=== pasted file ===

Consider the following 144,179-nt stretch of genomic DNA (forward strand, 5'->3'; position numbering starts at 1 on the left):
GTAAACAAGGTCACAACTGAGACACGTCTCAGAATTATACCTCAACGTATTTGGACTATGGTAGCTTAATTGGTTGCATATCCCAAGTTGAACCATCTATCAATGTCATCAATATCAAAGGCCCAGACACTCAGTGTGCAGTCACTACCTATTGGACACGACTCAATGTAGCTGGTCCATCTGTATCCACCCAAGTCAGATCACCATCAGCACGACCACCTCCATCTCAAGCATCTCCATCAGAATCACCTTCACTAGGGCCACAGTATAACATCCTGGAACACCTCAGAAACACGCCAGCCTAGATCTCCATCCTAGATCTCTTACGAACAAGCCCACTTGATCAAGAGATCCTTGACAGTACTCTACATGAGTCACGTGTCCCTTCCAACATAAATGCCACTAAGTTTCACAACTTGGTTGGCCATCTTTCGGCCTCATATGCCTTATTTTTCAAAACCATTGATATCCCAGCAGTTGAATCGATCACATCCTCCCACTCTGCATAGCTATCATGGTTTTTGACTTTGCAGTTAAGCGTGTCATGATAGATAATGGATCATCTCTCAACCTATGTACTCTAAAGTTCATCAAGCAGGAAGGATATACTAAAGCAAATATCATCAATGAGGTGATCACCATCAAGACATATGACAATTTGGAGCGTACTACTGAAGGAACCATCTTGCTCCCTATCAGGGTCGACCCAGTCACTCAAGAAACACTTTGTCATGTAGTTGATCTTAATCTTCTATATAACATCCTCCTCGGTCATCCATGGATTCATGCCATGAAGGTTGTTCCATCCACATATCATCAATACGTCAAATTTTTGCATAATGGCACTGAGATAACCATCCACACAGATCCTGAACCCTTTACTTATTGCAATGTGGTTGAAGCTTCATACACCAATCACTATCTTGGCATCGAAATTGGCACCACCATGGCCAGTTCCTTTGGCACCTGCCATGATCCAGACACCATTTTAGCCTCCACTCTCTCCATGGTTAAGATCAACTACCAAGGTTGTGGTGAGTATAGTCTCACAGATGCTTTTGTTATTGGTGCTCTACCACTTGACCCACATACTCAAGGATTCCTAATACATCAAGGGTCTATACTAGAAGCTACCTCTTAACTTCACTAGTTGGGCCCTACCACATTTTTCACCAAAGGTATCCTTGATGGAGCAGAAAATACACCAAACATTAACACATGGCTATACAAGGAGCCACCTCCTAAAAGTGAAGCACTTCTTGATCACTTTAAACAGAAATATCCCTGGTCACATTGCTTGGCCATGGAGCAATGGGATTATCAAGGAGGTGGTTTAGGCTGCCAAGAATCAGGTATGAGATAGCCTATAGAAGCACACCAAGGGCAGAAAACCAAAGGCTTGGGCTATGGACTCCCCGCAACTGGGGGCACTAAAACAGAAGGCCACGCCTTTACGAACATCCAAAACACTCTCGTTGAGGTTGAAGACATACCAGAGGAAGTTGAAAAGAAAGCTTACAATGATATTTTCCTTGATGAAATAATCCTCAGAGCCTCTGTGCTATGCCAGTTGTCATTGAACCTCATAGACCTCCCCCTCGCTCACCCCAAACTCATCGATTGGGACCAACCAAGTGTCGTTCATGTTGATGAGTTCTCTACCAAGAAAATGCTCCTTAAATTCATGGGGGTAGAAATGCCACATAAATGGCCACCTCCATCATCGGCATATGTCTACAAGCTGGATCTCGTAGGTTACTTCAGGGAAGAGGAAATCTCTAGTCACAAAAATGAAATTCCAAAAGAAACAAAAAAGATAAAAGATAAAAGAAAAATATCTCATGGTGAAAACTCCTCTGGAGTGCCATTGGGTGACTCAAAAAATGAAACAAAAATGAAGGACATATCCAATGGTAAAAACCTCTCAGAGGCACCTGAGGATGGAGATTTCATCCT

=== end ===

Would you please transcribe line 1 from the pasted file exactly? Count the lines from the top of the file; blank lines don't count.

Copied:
Consider the following 144,179-nt stretch of genomic DNA (forward strand, 5'->3'; position numbering starts at 1 on the left):